#USN

It costs HOW MUCH?

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The mind boggles. War is expensive to conduct. Once wars finish, the cost of looking after veterans is massive. In 2000, the Department of Veteran Affairs (VA) in America spent $43.6bn to look after returned servicemen and women. In 2020 it is expected to exceed $212bn (c. 5x), the equivalent of what the Chinese currently spends on its military.  Digging deeper into the data reveals that the cost of the aftermath of Operation Iraqi Freedom (OIF), Operation Enduring Freedom (OEF) and Operation New Dawn (OND) on veteran treatment keeps growing in a straight line.

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Total obligations for OIF/OEF/OND patients has grown 19-fold in the last 14 years to over $7bn. Total veterans from those campaigns now totals 965,000 and is expected to hit 1.1mn by 2020. Cost per veteran patient over the 2006-2020 period will virtually treble.

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Expenditure on prosthetic devices (e.g. limbs, hearing aids) has near as makes no difference quadrupled in that period.

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Spending on pharmaceutical products is up 1.9x since 2006.

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Drugs such as Oxycontin which contain opioids have found their way to creating problems in the US armed forces. 15% of Army troops admitted to taking illicit drugs (cocaine, heroin, marijuana) and opioids back in 2008.

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Spending on programs to prevent substance abuse is up 1.8x since 2006.

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The VA notes key clinical metric trends from Quarter Four of 2012 to Quarter Four of 2017 show:

• 67% reduction in Veterans receiving opioid and benzodiazepine together;
• 44% reduction in Veterans on long-term opioid therapy (> to 90 days);
• 38% reduction in Veterans receiving opioids;• 56% reduction in Veterans receiving > 100 Morphine Equivalent Daily Dose;
• 51% increase in Veterans on long-term opioid therapy with a Urine Drug Screen
(UDS) completed within last year to help guide treatment decisions.

Spending on mental health programs is up almost 4x since 2006. The VA plans to promote the development of skills in VA providers to diagnose and assess PTSD
by developing a computer-based training using simulated virtual patient
technology that will allow clinicians to practice and receive customizable feedback
on giving CAPS-5 to a lifelike virtual patient.

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The 2019 VA Budget requests $8.6 billion for Veterans’ mental health services, an increase of 5.8% above the 2018 current estimate. It also includes $190 million for suicide
prevention outreach. VA recognizes that Veterans are at an increased risk for suicide and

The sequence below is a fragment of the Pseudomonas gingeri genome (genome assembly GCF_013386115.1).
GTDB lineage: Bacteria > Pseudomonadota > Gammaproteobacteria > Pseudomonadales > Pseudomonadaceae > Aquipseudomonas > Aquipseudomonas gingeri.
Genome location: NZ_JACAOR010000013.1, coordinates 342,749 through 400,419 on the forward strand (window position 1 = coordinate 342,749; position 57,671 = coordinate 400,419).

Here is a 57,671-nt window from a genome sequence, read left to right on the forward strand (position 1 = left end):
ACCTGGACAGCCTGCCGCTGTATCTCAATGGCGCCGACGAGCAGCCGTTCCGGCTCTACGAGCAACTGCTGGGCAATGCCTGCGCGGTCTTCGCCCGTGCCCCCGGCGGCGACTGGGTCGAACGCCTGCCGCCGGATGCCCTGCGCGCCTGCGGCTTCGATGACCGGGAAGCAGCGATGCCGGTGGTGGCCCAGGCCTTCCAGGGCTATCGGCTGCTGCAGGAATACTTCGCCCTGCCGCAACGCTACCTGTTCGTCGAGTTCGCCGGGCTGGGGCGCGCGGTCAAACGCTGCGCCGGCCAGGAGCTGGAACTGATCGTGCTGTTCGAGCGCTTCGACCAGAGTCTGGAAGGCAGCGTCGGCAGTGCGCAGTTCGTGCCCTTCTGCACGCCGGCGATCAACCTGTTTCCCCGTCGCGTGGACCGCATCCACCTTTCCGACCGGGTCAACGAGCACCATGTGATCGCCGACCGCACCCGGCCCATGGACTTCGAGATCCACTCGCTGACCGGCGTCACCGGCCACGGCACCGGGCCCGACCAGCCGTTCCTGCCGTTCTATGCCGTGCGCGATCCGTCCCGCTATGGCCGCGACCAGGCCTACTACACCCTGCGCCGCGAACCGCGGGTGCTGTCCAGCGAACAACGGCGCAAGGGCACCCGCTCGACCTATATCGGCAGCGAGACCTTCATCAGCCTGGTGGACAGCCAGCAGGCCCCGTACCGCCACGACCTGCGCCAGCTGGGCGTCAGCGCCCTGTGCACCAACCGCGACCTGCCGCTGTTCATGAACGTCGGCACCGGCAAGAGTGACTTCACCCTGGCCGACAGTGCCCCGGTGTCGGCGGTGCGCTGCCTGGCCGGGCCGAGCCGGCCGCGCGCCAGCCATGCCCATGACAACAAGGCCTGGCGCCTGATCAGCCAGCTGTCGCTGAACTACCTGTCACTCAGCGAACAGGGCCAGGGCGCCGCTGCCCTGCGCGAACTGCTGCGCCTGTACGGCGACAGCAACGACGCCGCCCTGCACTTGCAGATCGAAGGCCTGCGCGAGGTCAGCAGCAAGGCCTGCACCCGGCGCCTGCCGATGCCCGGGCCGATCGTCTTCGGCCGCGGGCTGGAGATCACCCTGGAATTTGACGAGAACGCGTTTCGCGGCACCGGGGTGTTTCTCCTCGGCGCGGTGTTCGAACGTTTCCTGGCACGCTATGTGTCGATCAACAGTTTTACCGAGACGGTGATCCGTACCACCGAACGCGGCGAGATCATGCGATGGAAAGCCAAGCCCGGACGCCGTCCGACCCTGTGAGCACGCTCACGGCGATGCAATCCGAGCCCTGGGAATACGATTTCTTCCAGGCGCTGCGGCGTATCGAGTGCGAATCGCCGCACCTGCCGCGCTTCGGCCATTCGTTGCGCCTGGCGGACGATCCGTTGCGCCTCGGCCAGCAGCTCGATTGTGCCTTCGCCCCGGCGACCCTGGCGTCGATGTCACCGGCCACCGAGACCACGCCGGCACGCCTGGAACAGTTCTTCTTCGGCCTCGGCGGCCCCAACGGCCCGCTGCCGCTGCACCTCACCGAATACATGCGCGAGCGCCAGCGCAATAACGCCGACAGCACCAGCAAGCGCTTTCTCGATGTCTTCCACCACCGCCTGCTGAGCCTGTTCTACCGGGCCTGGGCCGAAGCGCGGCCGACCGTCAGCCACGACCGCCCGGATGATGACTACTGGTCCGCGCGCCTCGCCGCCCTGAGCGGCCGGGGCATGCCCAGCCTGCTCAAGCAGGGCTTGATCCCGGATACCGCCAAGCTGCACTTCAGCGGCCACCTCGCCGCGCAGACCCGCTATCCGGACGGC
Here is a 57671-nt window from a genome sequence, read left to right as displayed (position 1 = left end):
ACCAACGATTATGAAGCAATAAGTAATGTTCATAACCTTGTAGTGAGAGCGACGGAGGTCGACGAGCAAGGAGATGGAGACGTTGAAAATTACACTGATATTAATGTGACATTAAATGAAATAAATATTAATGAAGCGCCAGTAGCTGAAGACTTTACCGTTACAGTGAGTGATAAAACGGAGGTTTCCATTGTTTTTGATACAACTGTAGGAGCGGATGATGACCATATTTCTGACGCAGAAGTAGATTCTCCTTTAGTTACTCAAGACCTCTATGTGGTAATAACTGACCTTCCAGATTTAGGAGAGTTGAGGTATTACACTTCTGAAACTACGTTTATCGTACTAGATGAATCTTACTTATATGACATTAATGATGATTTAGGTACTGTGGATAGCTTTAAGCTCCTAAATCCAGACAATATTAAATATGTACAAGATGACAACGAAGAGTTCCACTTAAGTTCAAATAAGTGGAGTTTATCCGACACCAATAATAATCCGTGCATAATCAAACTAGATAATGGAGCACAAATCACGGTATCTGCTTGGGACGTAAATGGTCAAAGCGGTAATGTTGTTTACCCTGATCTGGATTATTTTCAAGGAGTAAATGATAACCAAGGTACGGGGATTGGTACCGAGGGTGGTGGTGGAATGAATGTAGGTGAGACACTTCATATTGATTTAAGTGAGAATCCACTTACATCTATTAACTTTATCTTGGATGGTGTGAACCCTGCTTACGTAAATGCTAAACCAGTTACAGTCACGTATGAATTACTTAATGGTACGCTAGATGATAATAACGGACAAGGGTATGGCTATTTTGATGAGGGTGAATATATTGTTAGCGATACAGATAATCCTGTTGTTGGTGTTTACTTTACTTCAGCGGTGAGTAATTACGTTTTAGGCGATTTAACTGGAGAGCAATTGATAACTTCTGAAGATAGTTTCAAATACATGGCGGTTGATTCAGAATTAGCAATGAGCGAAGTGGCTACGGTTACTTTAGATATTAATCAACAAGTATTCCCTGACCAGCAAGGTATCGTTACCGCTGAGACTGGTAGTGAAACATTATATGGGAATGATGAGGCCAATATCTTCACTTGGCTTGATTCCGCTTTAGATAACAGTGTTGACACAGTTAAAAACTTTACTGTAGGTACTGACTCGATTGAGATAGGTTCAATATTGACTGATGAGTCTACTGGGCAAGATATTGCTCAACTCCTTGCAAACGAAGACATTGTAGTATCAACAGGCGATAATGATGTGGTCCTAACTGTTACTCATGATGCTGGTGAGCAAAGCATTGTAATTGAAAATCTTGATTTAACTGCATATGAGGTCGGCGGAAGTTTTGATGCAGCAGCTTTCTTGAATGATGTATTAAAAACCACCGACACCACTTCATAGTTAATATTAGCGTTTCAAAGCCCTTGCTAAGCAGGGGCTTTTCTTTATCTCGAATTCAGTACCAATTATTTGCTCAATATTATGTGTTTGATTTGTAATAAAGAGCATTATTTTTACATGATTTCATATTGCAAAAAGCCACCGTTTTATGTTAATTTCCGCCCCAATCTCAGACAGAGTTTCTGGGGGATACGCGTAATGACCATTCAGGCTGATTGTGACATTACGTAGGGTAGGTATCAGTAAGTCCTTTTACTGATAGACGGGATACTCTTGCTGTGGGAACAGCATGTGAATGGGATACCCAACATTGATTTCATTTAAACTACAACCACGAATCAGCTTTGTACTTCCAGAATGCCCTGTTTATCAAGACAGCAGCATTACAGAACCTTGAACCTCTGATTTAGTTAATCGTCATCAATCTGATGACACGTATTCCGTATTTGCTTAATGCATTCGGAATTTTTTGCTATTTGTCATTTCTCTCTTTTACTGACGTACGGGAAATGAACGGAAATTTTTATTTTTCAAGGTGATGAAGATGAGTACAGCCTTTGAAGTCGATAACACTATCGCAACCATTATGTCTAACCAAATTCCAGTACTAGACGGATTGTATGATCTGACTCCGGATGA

implemented a national suicide prevention strategy to address this crisis. Veteran suicide in the US is at a 22/day clip.

The price of freedom. All said and told the US over the last 20 years will have spent the equivalent of $2.476 trillion with a “T” on veterans. That is the equivalent of one entire year of UK GDP.

Smart technologies are an absolute must for the VA. The cost of veteran health is the equivalent of 29% of what the US spends on defence, up from 14.8% two decades ago. Asking for yearly increases is a band aid solution.

How well do Americans know their Defense budget?

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The US spends more than the next 9 countries combined when it comes to defence. What is probably lost on many Americans is the spiraling cost of funding the veterans who served. The US is forecast in 2020 to spend almost as much on the Dept of Veterans Affairs (VA) as China does on military spending. The direct cost of wars in Iraq and Afghanistan has driven the indirect costs of treating those who served almost 5-fold since the war began. US politicians have passed increase after increase.  Have these increases been thought of in context of the trend? Or do annual increases just get signed off as a reflex action?

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If we put the VA budget next to the defence budget, the former has grown from 14.8% of the latter to around 29% between 2000 and 2020. The number of veterans receiving disability compensation has grown 2 million in 2000 to 4.3 million in 2016. A total of 7.2 million veterans are actively seeking services or payments from the VA, up from 5.5 million in 2000.

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Spending per veteran by priority group also reveals sharply higher costs. This is not an exhaustive list of priorities, but the main 7.

Priority 1

• Veterans with VA-rated service-connected disabilities 50% or more disabling
• Veterans determined by VA to be unemployable due to service-connected conditions.

Priority 2

• Veterans with VA-rated service-connected disabilities 30% or 40% disabling

Priority 3

• Veterans who are Former Prisoners of War (POWs)
• Veterans awarded a Purple Heart medal
• Veterans whose discharge was for a disability that was incurred or aggravated in the line of duty
• Veterans with VA-rated service-connected disabilities 10% or 20% disabling
• Veterans awarded special eligibility classification under Title 38, U.S.C., § 1151, “benefits for individuals disabled by treatment or vocational rehabilitation
• Veterans awarded the Medal Of Honor (MOH)

Priority 4

• Veterans who are receiving aid and attendance or housebound benefits from VA
• Veterans who have been determined by VA to be catastrophically disabled

Priority 5

• Non service-connected Veterans and non-compensable service-connected Veterans rated 0% disabled by VA with annual income below the VA’s and geographically (based on your resident zip code) adjusted income limits
• Veterans receiving VA pension benefits
• Veterans eligible for Medicaid programs

Priority 6

• Compensable 0% service-connected Veterans.
• Veterans exposed to ionizing radiation during atmospheric testing or during the occupation of Hiroshima and Nagasaki.
• Project 112/SHAD participants.
• Veterans who served in the Republic of Vietnam between January 9, 1962, and May 7, 1975.
• Veterans of the Persian Gulf War who served between August 2, 1990, and November 11, 1998.
• Veterans who served on active duty at Camp Lejeune for at least 30 days between August 1, 1953, and December 31, 1987.
• Currently enrolled Veterans and new enrollees who served in a theater of combat operations after November 11, 1998 and those who were discharged from active duty on or after January 28, 2003, are eligible for the enhanced benefits for five years post discharge.

Priority 7

• Veterans with gross household income below the geographically-adjusted income limits for their resident location and who agree to pay copays.